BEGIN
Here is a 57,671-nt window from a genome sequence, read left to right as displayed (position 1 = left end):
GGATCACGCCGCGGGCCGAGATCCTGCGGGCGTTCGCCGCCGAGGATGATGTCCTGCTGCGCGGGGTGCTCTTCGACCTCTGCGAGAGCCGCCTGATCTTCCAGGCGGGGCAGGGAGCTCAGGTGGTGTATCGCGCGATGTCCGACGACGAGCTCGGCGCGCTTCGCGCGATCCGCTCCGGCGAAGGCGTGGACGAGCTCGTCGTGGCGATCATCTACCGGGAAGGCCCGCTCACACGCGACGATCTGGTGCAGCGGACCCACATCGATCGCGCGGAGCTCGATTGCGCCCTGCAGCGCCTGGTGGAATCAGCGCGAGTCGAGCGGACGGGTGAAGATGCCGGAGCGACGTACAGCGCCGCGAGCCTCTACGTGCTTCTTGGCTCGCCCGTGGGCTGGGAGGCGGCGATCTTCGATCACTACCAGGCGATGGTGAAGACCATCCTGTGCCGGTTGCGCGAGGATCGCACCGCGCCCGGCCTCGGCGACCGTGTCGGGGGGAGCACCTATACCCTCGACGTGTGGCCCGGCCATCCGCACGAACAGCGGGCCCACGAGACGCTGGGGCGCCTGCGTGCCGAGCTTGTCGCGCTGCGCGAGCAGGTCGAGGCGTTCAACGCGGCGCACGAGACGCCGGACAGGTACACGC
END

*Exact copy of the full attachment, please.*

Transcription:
Here is a 57,671-nt window from a genome sequence, read left to right as displayed (position 1 = left end):
GGATCACGCCGCGGGCCGAGATCCTGCGGGCGTTCGCCGCCGAGGATGATGTCCTGCTGCGCGGGGTGCTCTTCGACCTCTGCGAGAGCCGCCTGATCTTCCAGGCGGGGCAGGGAGCTCAGGTGGTGTATCGCGCGATGTCCGACGACGAGCTCGGCGCGCTTCGCGCGATCCGCTCCGGCGAAGGCGTGGACGAGCTCGTCGTGGCGATCATCTACCGGGAAGGCCCGCTCACACGCGACGATCTGGTGCAGCGGACCCACATCGATCGCGCGGAGCTCGATTGCGCCCTGCAGCGCCTGGTGGAATCAGCGCGAGTCGAGCGGACGGGTGAAGATGCCGGAGCGACGTACAGCGCCGCGAGCCTCTACGTGCTTCTTGGCTCGCCCGTGGGCTGGGAGGCGGCGATCTTCGATCACTACCAGGCGATGGTGAAGACCATCCTGTGCCGGTTGCGCGAGGATCGCACCGCGCCCGGCCTCGGCGACCGTGTCGGGGGGAGCACCTATACCCTCGACGTGTGGCCCGGCCATCCGCACGAACAGCGGGCCCACGAGACGCTGGGGCGCCTGCGTGCCGAGCTTGTCGCGCTGCGCGAGCAGGTCGAGGCGTTCAACGCGGCGCACGAGACGCCGGACAGGTACACGC